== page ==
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Fintechs look to develop Code of Conduct

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Reporter 6 minute read

The Small Business Ombudsman, FinTech Australia and theBankDoctor.org are suggesting that small business lenders produce a Code of Conduct to “provide clear compliance guidelines for industry participants” and create trust.

The Australian Small Business and Family Enterprise Ombudsman, FinTech Australia and theBankDoctor.org have released a report which outlines the steps taken by fintech lenders to increase transparency and disclosure.

Fintech lending to small and medium-sized enterprises: Improving transparency and disclosure analyses the different approaches to disclosure across the fintech industry, makes recommendations on best practice and identifies commitments to action.

Items for action in the report include:

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  • The development of an industry Code of Conduct by June 2018 to cover fintech balance sheet lenders offering unsecured business loans. This is proposed to be a customer-centric document that will prescribe what a customer can expect in terms of transparency and disclosure from a lender.
  • Expanding this Code of Conduct to other fintech lending and finance products over time.
  • Fintech lenders to agree, by June 2018, to the contents of an easy-to-understand contract summary page. This summary page would include a common set of measures when making loan offers to customers.
  • the ASBFEO and theBankDoctor.org to work together to produce a guide to assist small business owners better understand the dynamics of borrowing from a fintech lender. This will also be published by June 2018.

The report also includes a Glossary of Common Lending Terms as a first step towards driving a consistent industry-wide approach to the communication of these terms. The glossary aims to “ultimately make different contracts easier to understand and compare”.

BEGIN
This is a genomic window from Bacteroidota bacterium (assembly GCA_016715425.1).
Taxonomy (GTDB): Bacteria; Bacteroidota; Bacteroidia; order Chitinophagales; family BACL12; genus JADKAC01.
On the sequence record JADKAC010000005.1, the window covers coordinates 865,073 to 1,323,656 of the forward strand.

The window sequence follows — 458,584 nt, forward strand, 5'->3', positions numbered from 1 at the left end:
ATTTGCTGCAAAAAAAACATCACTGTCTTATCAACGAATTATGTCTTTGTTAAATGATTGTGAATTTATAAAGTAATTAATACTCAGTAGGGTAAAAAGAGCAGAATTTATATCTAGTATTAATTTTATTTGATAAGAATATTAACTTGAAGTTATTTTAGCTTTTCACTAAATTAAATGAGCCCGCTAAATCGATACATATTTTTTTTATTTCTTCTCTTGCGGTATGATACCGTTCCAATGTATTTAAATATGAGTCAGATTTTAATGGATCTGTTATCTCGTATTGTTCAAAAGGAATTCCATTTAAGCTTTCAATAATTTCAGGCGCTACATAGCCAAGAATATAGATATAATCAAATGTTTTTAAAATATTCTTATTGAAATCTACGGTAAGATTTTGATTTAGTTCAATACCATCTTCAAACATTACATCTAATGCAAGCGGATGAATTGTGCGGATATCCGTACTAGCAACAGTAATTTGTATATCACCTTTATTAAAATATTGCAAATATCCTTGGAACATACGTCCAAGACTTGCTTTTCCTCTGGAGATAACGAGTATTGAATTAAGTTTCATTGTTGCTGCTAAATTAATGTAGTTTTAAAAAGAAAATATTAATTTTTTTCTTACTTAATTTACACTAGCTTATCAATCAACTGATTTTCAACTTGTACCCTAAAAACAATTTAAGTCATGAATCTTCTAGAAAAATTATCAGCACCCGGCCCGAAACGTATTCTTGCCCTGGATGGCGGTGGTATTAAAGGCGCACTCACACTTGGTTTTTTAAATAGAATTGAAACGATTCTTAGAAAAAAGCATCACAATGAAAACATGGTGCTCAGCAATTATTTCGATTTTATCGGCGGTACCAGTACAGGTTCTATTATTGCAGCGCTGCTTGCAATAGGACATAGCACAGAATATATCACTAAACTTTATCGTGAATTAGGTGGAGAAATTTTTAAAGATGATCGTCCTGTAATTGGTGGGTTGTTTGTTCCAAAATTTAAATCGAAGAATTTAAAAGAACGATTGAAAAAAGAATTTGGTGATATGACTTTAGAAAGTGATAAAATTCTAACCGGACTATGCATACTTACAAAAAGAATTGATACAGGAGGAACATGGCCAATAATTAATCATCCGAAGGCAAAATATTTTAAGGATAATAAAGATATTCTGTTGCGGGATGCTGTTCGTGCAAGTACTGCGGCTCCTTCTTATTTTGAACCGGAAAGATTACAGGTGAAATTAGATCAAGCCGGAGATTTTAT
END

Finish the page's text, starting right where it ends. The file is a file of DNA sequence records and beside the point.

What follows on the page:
The report reads: “The initiatives described above are strong steps towards industry self-regulation. Together, they could ultimately work in support of and alongside an industry Code of Conduct or Industry Charter with sections that tailor conduct to differences in business models.

“A code will not only serve to provide clear compliance guidelines for industry participants, it will [also] provide guidelines for areas that are not currently addressed by regulations or subject to overlapping and conflicting Commonwealth and state regulations.”

It adds that the code would be developed in line with ASIC’s outline for the establishment of Codes of Conduct.

The report concludes: “In doing so, the Code of Conduct will provide greater customer assurance and, most importantly, grow trust in this emerging industry so as to ensure that it will remain viable and sustainable in the long term.”

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Speaking after the release of the report, Australian Small Business and Family Enterprise Ombudsman Kate Carnell said: “I commend the fintech industry for embracing the need to improve transparency and disclosure and its leadership in the financial services industry in addressing the needs of small business borrowers.

“This report informs both the fintech industry and small business borrowers of the steps being implemented to allow an easy comparison of products and to ensure loan agreement contracts comply with the unfair contract terms legislation.”

FinTech Australia CEO Danielle Szetho added: “Through the use of technology platforms which analyse rich, real-time business financial data and deliver easy-to-use and fast application processes, fintech business lenders are making a real difference to small businesses.

“However, like many financial services products, lending contracts are complex and have the potential to be complicated and confusing.

“It’s for this reason our lenders have decided to work together — in a historic move for Australia’s fintech industry — to help define best-practice transparency and disclosure.”

Independent SME finance expert Neil Slonim from theBankDoctor.org added that small business owners, who were time-poor and often financially unsophisticated, found it difficult to make fully informed decisions when borrowing from fintech lenders.

“We need a level playing field for both borrowers and lenders so business owners are able to make fully informed decisions and lenders can compete on an equal footing,” Mr Slonim said.

“Put simply, borrowers should be able to answer three simple questions: Is this the right product for my needs? Do I know exactly what it is going to cost? Do I know that I can’t get a better deal elsewhere?

“This report highlights where and how fintech lenders can implement consistent transparency practices that will create better outcomes for SMEs and help build further credibility and trust in the fintech lending sector.”

A series of recent reports have highlighted the increasing role of fintech lenders delivering an alternative source of funds to businesses, including research from the Organisation for Economic Co-operation and Development.

[Related: Small businesses increasingly accessing alternative finance: OECD]

Fintechs look to develop Code of Conduct
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